Proof of this can be found in the apprehension with which we approach anything new in art - and the eagerness with which we plow through the literature on the new in order not to risk missing out on anything significant. We read the art journals, and scan the dozens of art books that appear every month. And we try to keep up with our favorite art critic. But it's all too much , and before we know it, we feel we've lost touch with what's going on.
What's actually happened, however, is that we've fallen victim to the art world's love of words, and to its need to create a verbal barrage for or against every ''new'' artist, idea, form, or movement that comes along.
It's all quite artificial and self-serving, and very much beside the point of art. What matters is what we see and respond to in art, not what we read or hear about it. Words should clear the air, dissolve confusion, help ''introduce'' the artist to the viewer. They should not compound the issue or strive only to sparkle like diamonds on their own account. And by no means should they interfere with the act of experiencing art. In fact, if we all spent more time just looking at art, and did so without first cramming our minds full of published information about it, we'd all be better off.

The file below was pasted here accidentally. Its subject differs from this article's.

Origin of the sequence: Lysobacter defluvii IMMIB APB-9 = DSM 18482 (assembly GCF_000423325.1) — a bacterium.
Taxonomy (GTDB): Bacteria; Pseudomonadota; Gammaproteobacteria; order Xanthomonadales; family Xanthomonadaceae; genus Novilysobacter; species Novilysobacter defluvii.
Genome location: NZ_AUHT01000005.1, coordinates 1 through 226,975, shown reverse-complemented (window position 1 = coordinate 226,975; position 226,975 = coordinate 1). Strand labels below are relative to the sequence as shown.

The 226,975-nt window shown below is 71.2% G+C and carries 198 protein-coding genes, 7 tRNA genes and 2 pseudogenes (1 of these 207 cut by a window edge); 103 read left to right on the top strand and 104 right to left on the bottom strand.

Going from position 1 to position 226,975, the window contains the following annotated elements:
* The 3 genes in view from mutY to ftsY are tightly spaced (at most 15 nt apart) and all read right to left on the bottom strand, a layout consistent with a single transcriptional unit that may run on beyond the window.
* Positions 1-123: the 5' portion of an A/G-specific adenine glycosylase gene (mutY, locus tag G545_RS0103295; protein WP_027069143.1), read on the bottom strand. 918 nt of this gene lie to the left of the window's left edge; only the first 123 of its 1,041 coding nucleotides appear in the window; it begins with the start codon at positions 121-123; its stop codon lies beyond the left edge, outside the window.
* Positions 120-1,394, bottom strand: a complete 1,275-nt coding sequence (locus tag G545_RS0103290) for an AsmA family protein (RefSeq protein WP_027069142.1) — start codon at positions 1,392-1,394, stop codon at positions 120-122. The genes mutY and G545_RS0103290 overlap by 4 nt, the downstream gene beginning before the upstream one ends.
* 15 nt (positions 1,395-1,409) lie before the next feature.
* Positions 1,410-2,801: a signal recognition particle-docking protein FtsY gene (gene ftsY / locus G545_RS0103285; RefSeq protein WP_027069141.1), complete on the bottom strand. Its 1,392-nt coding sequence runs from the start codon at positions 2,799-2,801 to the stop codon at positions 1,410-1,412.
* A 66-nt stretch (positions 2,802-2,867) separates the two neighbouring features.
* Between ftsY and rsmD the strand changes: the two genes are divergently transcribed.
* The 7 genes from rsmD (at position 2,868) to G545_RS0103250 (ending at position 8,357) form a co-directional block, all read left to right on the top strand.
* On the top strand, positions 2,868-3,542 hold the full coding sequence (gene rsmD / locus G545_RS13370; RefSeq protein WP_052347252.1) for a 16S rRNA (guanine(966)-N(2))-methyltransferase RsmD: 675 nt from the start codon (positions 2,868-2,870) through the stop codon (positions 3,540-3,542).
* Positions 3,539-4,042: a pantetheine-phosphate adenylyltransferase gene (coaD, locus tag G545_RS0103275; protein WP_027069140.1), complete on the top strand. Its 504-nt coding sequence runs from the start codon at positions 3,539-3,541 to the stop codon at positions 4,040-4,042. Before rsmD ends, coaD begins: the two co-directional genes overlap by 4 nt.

Words should make art more ''transparent,'' not more ''opaque.'' The writer on art is the servant of art, not its master. And by all means let us not forget that a work of art must be looked at in order to be comprehended or enjoyed.
There are many excellent places to start looking. Museums for one, galleries for another. Most major cities have museums that exhibit first-rate art of the past and present. And even smaller communities are increasingly finding the means to collect and display art.
New York has some of the finest art in the world, including permanent collections and loan exhibitions. Among the latter, I again recommend the Peggy Guggenheim Collection on view at the Guggenheim Museum (described in the Nov. 30 issue of the Monitor). It's an excellent introduction to the ideas of modernism and a satisfying way to get the flavor of this century's art from some of its outstanding masterworks. To anyone particularly interested in the birth and evolution of Abstract Expressionism, I recommend a good hard look at the several Pollocks on view, most especially his early ''Two.'' And to those interested in Surrealism's beginnings, I recommend de Chirico's ''The Gentle Afternoon.''